premolar teeth
cheek teeth present in both generations, found between the molars and canines. The first premolar is exceptional in humans because it erupts late and is never replaced. In domestic species, there are up to three or four deciduous, followed by up to four permanent premolars in both jaws and on both sides.
teeth rasp
see tooth rasp.
retained teeth
deciduous premolars or incisors may be retained even though the permanent teeth have erupted. The deciduous crowns are likely to protrude at odd angles and cause difficult mastication.
secodont teeth
sectorial teeth
a cutting tooth. See carnassial tooth.
selenodont teeth
teeth with crescents in their grinding surfaces, as in the cheek teeth of ruminants.
sharp teeth
the edges of molar teeth in the horse which require frequent rasping because of the injury that they might cause to the oral mucosa.
stained teeth
red-brown in inherited porphyrinuria in cattle, frequent dosing with tetracyclines, heavy staining with brown tartar in ruminants with a rumination and prehension problem, usually due to loss of anterior part of tongue.
supernumerary teeth
teeth in excess of the normal complement, e.g. double row of incisors. Called also polyodontia, heterotopic polydontia.
temporary teeth
see deciduous teeth (above).
wolf teeth
References in periodicals archive ?
This study has indicated inconsistencies in the application of the ICDAS system for coding both caries and restorations amongst dental students when examining extracted primary and permanent molar teeth.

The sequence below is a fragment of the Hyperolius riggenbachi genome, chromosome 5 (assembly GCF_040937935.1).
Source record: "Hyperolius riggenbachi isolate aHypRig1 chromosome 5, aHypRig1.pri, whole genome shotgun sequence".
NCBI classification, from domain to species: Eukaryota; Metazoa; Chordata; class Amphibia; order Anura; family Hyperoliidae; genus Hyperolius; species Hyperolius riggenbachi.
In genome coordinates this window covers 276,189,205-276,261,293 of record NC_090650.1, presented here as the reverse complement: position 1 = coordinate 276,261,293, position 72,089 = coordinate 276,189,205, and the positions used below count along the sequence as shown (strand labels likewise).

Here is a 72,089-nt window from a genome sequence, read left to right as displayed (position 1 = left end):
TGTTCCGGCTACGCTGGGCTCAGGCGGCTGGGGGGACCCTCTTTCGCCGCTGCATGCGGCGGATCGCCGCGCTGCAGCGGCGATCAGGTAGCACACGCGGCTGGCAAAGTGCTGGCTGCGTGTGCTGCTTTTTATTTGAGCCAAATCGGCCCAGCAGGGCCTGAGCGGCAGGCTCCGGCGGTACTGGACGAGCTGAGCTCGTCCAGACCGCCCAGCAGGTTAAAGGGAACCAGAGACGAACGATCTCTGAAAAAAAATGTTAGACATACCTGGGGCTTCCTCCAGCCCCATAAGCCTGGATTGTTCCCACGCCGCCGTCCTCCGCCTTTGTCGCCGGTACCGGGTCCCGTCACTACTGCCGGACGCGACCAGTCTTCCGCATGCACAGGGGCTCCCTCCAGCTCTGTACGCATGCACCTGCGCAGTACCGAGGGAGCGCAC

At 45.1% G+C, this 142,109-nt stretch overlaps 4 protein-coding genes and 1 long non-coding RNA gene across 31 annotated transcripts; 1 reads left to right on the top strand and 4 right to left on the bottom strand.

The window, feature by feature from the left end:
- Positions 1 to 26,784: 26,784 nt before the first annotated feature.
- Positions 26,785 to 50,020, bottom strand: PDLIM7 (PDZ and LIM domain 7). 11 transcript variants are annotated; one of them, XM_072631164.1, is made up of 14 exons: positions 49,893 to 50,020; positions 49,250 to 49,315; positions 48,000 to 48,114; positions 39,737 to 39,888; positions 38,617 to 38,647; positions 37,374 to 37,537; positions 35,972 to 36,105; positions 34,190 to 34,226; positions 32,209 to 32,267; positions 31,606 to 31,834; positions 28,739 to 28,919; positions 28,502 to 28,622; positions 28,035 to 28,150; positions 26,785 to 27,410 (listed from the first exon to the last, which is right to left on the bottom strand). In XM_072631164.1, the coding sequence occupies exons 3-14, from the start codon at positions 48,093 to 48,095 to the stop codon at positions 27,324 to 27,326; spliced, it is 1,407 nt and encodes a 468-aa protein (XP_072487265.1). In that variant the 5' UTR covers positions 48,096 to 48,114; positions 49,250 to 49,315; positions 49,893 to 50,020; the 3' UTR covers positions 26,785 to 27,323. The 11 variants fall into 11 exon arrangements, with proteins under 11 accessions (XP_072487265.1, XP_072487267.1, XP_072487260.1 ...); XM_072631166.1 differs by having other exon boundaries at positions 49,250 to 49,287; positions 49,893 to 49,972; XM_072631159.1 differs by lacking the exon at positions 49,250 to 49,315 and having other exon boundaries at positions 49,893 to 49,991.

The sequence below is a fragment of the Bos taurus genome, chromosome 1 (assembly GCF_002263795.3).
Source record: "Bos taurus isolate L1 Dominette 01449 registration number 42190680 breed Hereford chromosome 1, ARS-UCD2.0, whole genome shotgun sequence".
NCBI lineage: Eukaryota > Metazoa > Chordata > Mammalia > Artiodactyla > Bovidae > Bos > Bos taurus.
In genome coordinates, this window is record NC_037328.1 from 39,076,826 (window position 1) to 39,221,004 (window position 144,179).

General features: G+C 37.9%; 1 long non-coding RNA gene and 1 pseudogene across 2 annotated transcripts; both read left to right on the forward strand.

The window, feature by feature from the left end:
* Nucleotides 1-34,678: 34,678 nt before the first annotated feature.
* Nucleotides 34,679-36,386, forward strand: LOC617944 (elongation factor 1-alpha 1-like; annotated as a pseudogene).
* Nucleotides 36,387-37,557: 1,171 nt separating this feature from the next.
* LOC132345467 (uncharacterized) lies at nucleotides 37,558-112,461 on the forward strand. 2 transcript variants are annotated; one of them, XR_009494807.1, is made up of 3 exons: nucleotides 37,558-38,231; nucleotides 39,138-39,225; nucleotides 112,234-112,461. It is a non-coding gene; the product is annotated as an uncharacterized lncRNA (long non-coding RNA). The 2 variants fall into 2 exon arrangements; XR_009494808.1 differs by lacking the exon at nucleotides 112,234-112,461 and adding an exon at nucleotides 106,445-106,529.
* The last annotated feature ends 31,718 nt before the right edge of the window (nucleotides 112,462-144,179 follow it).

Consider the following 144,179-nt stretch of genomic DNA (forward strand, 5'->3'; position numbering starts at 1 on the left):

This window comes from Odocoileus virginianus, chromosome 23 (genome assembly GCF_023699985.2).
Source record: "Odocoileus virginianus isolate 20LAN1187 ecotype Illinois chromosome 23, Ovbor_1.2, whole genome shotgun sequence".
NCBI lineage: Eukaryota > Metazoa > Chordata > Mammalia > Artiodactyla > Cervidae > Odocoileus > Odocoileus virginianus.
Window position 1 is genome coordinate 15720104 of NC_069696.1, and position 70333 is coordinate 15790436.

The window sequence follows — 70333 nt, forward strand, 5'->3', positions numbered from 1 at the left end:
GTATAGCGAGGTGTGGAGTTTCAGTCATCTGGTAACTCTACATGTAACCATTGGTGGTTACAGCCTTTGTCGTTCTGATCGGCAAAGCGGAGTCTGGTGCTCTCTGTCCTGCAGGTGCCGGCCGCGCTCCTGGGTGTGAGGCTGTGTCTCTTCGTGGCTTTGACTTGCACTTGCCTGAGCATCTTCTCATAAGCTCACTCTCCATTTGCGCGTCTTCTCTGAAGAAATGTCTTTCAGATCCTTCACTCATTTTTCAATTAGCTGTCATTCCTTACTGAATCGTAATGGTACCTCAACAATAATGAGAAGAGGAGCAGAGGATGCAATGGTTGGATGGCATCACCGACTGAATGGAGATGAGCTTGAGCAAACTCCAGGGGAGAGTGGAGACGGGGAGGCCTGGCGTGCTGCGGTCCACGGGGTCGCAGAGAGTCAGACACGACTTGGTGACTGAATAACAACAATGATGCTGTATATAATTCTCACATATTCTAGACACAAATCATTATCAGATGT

In the transverse dimension, the molar teeth intercuspate in such a way that the buccal cusps of the maxillary teeth are lateral or buccal to the buccal cusps of their mandibular counterparts.
This is consistent with a recent study, which found a significantly increased efficacy of articaine 4% over lidocaine 2% for maxillary infiltration in molar teeth.
The molar teeth were extracted from some mice so that they could not chew and the memories of the mice were then tested in a water maze.
The original shape of molar teeth was restored to its original form with composite resin build-ups of Filtek Z 250 (3M ESPE) which was bonded with Prime & Bond NT (Dentsply, Konstanz, Germany) after 7s etch-and-rinse technique, (Scotchbond Etchant, 3M ESPE).
Thirty healthy children aged 6-9 years old (13 females and 17 males) with two carious primary molar teeth in different quadrants requiring pulpotomies were selected and were randomly (spin of a coin) assigned to receive FC and ABS pulpotomies.
Maintaining good hygiene in the area of the molar teeth is difficult.
The new specimen, a lower right jaw, contains all three molar teeth, one complete and one partial premolar tooth, and largely intact roots for a canine and several incisors at the front of the mouth.
The questions were drawn from the available literature related to the possible systemic causative factors of hypomineralisation defects in first permanent molars, permanent incisors and second primary molar teeth.
Back in the laboratory, they made epoxy casts of molar teeth.
In the last issue of the European Archives of Paediatric Dentistry (Volume 13 issue 1 for February 2012) there was a short communication published presenting the results of a pan-European comparison of the management of carious primary molar teeth by postgraduates in Paediatric Dentistry.
They note that the thickness and breadth of the lower jaws and the size of molar teeth vary markedly in the Klasies finds, and that modern people living in some regions, such as Asia, have smaller, lighter cranial bones than those living elsewhere, although Asians are not necessarily more anatomically modern.